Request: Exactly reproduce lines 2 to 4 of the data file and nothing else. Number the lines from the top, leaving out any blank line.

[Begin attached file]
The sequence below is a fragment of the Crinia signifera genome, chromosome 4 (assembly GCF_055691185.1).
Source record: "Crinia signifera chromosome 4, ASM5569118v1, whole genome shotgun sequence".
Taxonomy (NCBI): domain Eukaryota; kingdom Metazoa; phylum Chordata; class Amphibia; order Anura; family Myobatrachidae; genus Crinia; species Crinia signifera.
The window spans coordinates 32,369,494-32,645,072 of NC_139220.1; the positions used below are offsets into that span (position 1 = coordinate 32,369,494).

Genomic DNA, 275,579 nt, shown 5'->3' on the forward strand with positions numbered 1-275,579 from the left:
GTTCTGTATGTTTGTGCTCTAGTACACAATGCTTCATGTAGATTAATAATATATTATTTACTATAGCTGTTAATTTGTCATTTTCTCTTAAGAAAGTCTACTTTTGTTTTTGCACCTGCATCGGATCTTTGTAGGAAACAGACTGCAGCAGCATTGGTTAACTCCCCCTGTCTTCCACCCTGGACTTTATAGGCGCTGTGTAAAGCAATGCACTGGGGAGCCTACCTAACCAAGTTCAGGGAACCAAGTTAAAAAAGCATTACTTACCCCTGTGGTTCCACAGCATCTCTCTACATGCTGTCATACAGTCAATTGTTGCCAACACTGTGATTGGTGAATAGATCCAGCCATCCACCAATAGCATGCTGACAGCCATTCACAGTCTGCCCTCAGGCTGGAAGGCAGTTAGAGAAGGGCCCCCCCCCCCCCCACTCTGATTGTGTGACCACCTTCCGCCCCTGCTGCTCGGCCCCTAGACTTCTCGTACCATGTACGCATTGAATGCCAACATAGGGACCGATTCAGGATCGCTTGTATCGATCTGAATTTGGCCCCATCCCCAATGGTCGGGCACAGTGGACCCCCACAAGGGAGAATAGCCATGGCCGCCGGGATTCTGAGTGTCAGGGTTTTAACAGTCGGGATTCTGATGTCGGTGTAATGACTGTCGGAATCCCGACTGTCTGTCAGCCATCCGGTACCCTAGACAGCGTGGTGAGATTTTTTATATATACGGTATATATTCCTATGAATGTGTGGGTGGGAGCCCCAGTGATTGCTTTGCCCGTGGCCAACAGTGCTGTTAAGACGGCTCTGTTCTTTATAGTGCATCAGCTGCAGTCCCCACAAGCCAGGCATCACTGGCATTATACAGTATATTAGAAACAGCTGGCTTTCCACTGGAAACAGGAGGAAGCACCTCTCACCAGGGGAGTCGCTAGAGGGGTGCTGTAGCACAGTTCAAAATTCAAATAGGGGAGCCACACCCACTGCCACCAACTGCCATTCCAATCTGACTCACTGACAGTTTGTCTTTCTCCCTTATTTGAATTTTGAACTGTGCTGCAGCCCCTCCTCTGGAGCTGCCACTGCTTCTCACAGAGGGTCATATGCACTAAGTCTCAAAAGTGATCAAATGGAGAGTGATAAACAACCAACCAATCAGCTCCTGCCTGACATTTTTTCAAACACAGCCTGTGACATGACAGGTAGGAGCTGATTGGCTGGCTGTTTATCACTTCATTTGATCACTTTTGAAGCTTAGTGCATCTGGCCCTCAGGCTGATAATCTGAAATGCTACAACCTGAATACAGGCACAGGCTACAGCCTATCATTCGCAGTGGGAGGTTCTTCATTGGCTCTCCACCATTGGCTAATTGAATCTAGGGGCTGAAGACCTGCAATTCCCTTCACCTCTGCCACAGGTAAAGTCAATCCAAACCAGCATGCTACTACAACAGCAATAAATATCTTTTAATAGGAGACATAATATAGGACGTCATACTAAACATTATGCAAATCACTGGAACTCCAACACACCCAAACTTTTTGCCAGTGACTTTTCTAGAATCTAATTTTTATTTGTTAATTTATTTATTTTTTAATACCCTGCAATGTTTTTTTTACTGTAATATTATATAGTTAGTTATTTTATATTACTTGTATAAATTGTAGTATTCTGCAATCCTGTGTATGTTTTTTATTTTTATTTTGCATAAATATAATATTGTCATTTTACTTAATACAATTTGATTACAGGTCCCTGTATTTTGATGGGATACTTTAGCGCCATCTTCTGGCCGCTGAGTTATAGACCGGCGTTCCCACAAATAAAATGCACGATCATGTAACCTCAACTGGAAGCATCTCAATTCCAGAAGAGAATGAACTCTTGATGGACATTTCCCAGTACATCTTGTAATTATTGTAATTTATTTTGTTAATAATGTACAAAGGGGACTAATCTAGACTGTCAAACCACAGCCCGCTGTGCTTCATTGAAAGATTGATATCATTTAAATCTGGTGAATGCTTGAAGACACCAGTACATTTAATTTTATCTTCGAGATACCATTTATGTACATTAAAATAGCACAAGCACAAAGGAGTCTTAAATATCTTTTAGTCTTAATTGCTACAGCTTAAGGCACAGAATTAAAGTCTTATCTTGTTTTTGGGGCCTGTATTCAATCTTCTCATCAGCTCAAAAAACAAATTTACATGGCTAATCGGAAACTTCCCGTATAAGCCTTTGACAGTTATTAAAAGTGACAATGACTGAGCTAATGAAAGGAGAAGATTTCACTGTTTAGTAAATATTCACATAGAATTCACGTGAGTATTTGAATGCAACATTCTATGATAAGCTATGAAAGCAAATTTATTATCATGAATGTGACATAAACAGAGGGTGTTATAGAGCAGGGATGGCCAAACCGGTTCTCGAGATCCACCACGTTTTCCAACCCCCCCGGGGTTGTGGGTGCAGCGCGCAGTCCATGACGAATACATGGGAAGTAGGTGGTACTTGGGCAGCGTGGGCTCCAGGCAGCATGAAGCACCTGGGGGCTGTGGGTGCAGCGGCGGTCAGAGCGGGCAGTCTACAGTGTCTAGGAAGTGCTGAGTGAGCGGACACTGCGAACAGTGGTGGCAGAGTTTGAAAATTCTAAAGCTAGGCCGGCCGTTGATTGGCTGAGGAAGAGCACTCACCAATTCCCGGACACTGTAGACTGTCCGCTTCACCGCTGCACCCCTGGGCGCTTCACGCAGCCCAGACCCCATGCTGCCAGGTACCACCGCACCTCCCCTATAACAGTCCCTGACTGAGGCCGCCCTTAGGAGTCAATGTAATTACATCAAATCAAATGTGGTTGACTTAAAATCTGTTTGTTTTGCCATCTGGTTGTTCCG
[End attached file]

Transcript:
Source record: "Crinia signifera chromosome 4, ASM5569118v1, whole genome shotgun sequence".
Taxonomy (NCBI): domain Eukaryota; kingdom Metazoa; phylum Chordata; class Amphibia; order Anura; family Myobatrachidae; genus Crinia; species Crinia signifera.
The window spans coordinates 32,369,494-32,645,072 of NC_139220.1; the positions used below are offsets into that span (position 1 = coordinate 32,369,494).